Photochemical Sciences Ph.D. Dissertations


Photophysical Studies of Luminescent Supra-Molecules and Their Application in Sensing of Anionic Analytes

Date of Award


Document Type


Degree Name

Doctor of Philosophy (Ph.D.)


Photochemical Sciences

First Advisor

Pavel Anzenbacher (Advisor)

Second Advisor

Ganming Liu (Other)

Third Advisor

Malcolm D.E. Forbes (Committee Member)

Fourth Advisor

H. Peter Lu (Committee Member)


Analytical chemistry together with photophysical studies is a powerful tool for the detection and quantification of crucial chemical species involved in the environment and biological processes. Among analytical techniques, luminescent chemosensors are widely used in the development of new solutions to long-standing problems. Here, the main focus of this research is the recognition and quantification of important biological and organic/inorganic anions utilizing luminescent molecular sensors.

The first part of this work is focused on the recognition of ATP due to its pivotal role in many biological processes. Bisantrene, a molecule comprising imidazolium hydrazone receptor moieties and anthracene as a central fluorophore, was employed as a new sensor for ATP in water at neutral pH by displaying amplified fluorescence. This process was selective to ATP while other nucleotide phosphates such as AMP, GTP, UTP, and CTP did not elicit sensor response. Also, this sensor was used to sense other small anions such as F-, Cl-, AcO-, H2PO4- and HP2O73- in an organic solvent, where the sensor shows fluorescence quenching.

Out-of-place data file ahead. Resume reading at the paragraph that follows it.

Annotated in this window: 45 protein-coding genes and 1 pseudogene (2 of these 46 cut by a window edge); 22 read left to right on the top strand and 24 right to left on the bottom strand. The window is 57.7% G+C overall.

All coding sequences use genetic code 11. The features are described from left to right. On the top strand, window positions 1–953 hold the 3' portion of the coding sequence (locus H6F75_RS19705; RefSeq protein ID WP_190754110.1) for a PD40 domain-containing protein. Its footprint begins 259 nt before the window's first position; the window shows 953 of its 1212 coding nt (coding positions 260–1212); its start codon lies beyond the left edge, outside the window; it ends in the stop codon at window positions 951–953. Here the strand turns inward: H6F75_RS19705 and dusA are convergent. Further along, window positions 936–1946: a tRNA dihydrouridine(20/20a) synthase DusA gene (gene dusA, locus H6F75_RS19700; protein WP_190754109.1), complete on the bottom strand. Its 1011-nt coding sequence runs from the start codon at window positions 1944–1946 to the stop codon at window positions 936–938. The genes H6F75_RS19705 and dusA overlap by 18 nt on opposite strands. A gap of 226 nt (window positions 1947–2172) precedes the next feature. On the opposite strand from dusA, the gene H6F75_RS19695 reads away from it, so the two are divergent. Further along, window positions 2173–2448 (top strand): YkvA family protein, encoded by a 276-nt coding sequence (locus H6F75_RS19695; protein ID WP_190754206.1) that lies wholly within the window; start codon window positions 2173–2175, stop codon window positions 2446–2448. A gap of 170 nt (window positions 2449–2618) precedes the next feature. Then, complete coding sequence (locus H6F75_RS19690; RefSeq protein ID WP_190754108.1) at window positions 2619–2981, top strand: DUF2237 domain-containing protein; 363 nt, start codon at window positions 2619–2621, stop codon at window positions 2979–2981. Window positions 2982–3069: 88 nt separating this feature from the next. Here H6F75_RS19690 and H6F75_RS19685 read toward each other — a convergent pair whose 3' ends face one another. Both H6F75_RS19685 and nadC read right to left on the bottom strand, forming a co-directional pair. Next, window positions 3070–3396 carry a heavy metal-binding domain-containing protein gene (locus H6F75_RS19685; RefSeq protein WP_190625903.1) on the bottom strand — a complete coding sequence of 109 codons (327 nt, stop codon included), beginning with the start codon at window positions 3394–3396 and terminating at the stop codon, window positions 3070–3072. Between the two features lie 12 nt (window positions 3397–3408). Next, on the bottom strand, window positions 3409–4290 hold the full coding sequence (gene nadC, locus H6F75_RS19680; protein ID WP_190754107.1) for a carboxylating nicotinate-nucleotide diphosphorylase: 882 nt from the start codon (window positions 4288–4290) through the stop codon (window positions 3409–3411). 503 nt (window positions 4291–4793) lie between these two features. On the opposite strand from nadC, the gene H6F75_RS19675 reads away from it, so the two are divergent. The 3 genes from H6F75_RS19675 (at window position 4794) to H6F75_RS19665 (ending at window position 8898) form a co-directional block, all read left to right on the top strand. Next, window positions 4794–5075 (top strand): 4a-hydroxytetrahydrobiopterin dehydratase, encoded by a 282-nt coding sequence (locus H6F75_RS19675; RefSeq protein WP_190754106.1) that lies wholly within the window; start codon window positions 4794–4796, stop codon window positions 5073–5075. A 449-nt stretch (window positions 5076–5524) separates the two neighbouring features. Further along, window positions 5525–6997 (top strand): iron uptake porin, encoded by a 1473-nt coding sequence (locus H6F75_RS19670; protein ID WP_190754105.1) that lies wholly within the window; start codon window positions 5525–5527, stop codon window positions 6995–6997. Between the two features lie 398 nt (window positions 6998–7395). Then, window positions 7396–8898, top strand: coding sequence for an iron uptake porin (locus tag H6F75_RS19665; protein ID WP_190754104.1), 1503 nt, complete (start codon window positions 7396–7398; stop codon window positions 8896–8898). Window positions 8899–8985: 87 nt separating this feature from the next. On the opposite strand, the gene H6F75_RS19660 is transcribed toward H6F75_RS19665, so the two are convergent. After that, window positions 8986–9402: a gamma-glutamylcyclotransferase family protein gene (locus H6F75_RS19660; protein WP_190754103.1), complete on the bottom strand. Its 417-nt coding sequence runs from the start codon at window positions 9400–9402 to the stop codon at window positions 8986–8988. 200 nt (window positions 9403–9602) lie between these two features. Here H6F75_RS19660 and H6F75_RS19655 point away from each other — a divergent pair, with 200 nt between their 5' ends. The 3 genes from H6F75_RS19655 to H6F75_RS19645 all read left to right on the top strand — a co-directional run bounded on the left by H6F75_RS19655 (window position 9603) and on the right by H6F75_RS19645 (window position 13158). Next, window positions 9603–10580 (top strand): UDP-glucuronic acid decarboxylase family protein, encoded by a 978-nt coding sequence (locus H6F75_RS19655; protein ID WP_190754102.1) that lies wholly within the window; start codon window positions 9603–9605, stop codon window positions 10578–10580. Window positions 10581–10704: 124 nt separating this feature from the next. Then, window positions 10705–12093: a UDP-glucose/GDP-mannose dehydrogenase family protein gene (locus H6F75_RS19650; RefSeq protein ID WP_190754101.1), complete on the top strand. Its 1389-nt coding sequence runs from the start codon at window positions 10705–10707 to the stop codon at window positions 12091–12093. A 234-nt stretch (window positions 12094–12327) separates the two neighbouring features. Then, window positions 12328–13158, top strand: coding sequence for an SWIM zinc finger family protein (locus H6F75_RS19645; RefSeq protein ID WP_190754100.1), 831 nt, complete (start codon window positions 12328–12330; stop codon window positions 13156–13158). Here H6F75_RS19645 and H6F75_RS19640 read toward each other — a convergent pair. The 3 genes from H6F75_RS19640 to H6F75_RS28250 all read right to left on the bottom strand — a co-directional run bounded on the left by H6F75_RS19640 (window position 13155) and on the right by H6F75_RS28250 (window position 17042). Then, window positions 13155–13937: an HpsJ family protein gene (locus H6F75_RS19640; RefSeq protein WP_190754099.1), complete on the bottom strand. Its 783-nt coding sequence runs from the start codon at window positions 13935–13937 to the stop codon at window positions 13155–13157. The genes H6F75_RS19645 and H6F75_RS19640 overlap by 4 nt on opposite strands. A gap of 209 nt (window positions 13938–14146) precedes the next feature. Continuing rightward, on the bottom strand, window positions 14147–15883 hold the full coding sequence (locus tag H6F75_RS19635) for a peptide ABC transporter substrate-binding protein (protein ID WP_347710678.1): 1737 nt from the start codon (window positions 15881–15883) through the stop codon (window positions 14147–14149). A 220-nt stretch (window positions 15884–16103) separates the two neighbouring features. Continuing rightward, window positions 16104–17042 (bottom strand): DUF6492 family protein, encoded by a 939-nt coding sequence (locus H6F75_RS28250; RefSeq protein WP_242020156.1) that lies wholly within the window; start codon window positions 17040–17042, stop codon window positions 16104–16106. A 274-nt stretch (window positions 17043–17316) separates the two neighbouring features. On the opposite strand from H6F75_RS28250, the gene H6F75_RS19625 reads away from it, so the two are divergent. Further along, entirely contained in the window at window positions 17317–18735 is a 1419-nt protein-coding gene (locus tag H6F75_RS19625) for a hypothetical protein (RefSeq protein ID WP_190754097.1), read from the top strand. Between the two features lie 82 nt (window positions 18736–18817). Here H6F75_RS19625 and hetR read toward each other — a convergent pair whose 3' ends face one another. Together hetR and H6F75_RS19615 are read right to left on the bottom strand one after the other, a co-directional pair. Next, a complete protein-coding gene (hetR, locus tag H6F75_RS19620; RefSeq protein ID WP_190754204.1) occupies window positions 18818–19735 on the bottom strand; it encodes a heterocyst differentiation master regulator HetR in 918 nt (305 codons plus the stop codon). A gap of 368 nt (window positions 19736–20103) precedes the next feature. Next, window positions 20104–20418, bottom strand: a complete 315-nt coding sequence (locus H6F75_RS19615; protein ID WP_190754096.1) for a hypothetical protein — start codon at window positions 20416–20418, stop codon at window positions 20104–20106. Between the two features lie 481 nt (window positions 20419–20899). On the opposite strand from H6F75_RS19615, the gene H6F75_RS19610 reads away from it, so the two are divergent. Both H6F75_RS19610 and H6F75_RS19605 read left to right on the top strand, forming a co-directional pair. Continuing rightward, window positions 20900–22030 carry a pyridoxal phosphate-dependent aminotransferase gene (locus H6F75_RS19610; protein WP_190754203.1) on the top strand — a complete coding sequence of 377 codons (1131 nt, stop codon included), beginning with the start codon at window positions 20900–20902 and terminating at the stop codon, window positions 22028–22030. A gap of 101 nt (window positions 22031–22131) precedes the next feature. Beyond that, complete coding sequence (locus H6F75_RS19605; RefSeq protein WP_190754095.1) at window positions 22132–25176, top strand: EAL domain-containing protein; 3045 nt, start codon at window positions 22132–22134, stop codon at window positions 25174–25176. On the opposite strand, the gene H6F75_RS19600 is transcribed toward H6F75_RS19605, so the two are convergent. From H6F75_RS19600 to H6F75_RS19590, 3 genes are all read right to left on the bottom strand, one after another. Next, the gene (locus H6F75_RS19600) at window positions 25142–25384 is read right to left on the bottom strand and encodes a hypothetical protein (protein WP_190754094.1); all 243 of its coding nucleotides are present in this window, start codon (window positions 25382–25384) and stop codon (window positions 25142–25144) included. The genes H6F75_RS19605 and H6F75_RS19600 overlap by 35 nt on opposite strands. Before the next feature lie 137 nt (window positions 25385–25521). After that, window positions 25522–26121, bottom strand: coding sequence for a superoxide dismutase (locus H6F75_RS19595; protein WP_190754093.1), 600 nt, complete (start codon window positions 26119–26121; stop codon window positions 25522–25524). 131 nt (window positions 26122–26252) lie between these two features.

The second project is focused on the recognition and sensing of various phosphates and carboxylates in water using a metal-sensor coordination system. The sensors are based on fluorescent carboxamidequinoline chemosensors derivatized by phenol and benzothiazole. These sensors form non-fluorescent complexes with Eu3+ where the fluorescence is recovered when the phosphate anion sequesters the Eu3+ from the complex. The present sensors show selectivity for biological phosphates such as ATP, ADP, and AMP.

Arsenate (HAsO42-) is a highly toxic analyte to living organisms, and efforts toward sensing arsenate are an important area of research. The third project is aimed at the detection of arsenate (HAsO42-) in water by luminescence spectroscopy using a lanthanide/transition metal dyad. We have synthesized a cryptand molecule which binds Eu3+and displays a ligand-sensitized luminescence. This intense luminescence is quenched upon addition of Zn2+, only to be restored in the presence of arsenate. This lanthanide/transition metal dyad was used for the detection of arsenate in water utilizing an Off-to-On intensity switching of Eu3+ luminescence.